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Soy Could Help Men, Too

Study finds it may protect against prostate cancer and baldness

Please note: This article was published more than one year ago. The facts and conclusions presented may have since changed and may no longer be accurate. And "More information" links may no longer work. Questions about personal health should always be referred to a physician or other health care professional.

FRIDAY, April 23, 2004 (HealthDayNews) -- Two very different uses for soy are covered in the same study, published in the April issue of the journal Biology of Reproduction.

The protein-rich plant may help protect men against prostate cancer and male pattern baldness, the research says.

Scientists from Colorado State University, Brigham Young University and Children's Hospital Medical Center of Cincinnati discovered that consuming soy creates a molecule called equol in the intestine.

Equol is a natural and powerful blocker of a potent male hormone called dihydrotestosterone (DHT) involved in prostate cancer and male pattern baldness.

"This molecule is remarkable," Kenneth Setchell, director of clinical mass spectrometry at Cincinnati Children's Hospital Medical Center, said in a prepared statement. Setchell first identifed equol in humans 20 years ago.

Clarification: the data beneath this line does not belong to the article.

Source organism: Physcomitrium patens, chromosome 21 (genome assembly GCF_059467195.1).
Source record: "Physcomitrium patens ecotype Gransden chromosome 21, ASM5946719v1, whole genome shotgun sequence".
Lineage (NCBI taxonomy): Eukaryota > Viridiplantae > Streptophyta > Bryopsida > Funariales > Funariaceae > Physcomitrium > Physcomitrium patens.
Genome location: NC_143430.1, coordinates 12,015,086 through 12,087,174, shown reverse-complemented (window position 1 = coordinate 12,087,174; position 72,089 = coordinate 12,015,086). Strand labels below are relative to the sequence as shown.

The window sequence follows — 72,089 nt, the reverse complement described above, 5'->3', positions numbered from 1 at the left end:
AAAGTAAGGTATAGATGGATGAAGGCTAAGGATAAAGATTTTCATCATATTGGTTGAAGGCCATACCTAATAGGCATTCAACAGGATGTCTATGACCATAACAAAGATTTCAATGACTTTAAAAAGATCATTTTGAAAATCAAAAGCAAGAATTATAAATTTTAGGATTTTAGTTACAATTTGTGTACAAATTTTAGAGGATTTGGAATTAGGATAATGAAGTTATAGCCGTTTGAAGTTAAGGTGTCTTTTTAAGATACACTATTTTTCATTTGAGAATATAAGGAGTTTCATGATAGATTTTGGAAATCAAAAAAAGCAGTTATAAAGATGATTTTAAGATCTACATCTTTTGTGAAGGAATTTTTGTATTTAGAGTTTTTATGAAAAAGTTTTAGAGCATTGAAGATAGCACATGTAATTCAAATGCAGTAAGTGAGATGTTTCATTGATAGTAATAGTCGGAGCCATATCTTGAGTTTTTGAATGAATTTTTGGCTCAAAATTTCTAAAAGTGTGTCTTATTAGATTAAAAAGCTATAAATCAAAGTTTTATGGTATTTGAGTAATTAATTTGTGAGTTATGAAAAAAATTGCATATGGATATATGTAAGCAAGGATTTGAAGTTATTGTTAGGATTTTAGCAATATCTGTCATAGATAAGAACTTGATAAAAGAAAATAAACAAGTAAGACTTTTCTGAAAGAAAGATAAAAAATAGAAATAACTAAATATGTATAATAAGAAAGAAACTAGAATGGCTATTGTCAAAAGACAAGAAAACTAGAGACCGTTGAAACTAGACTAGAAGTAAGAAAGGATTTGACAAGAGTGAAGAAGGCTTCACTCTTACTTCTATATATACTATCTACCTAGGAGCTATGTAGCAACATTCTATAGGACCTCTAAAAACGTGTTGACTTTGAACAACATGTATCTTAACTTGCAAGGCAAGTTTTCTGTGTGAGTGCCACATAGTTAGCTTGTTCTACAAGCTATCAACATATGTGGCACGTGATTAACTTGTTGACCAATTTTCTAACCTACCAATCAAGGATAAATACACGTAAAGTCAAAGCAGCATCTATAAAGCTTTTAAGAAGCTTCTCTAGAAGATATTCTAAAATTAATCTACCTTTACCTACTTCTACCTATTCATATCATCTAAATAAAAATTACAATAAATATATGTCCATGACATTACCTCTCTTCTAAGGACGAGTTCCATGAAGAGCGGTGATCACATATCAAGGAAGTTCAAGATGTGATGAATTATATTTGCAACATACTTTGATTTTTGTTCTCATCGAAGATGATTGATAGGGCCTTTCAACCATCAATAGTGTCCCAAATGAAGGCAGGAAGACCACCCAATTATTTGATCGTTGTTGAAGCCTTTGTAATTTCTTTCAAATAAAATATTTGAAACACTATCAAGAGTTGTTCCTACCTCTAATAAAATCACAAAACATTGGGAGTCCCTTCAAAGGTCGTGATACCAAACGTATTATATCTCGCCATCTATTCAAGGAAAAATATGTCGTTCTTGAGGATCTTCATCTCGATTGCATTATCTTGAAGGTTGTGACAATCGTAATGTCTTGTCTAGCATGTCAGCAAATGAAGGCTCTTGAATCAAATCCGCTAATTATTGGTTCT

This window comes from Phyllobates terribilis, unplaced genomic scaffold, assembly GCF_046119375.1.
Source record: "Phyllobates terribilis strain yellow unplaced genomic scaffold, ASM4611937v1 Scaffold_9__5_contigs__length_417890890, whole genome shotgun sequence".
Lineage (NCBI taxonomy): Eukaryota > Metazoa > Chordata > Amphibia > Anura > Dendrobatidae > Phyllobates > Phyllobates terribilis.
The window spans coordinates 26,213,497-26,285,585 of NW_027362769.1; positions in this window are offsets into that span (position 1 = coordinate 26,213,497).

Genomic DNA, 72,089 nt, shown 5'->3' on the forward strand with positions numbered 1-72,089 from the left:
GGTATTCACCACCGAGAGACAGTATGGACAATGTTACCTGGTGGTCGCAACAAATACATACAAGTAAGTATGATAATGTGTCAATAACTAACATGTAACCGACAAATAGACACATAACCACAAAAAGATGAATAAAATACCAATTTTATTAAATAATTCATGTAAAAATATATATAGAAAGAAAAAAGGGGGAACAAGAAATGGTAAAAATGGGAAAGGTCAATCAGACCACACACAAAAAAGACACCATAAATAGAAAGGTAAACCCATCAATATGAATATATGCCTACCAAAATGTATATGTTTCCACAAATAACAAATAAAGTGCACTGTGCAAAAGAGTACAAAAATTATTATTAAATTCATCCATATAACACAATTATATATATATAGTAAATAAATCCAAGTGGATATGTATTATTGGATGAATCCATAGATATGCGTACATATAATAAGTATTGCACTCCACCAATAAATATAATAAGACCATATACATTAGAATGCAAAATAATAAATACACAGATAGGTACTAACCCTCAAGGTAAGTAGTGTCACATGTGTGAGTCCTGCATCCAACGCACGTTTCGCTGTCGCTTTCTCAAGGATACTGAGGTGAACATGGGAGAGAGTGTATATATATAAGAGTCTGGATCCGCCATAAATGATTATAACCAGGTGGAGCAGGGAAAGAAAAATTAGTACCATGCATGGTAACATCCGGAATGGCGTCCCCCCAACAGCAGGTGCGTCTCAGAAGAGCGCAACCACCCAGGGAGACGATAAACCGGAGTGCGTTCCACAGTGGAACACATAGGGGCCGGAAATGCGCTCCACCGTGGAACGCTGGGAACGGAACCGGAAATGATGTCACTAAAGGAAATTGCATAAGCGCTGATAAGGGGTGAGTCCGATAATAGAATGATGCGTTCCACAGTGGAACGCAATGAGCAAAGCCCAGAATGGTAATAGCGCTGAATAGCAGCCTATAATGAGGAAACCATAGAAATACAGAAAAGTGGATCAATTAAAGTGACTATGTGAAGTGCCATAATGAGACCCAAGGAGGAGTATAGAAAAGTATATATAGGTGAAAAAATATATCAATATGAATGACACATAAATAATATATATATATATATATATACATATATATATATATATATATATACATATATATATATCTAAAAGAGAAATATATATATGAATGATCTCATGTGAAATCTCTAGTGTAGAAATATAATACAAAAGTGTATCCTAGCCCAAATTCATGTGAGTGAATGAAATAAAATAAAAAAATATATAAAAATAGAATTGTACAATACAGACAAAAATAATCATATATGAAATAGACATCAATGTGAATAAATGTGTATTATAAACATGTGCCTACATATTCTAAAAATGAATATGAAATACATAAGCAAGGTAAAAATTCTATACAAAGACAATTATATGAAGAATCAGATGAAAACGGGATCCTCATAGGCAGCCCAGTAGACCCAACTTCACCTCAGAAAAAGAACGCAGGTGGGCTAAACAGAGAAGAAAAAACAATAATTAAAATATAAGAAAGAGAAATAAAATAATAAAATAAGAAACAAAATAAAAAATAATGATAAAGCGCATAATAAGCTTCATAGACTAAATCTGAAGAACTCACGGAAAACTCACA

"These findings are of immense clinical importance because blocking the action of the potent androgen (male hormone) DHT has been one of the holy grails of the pharmaceutical industry as a strategy for treating prostate cancer and other related diseases," Setchell adds. "This natural metabolite made from soy isoflavones, which are found in high amounts in soybeans, does this very effectively."

More information

The U.S. Food and Drug Administration has more about soy.

SOURCE: Children's Hospital Medical Center of Cincinnati, news release,


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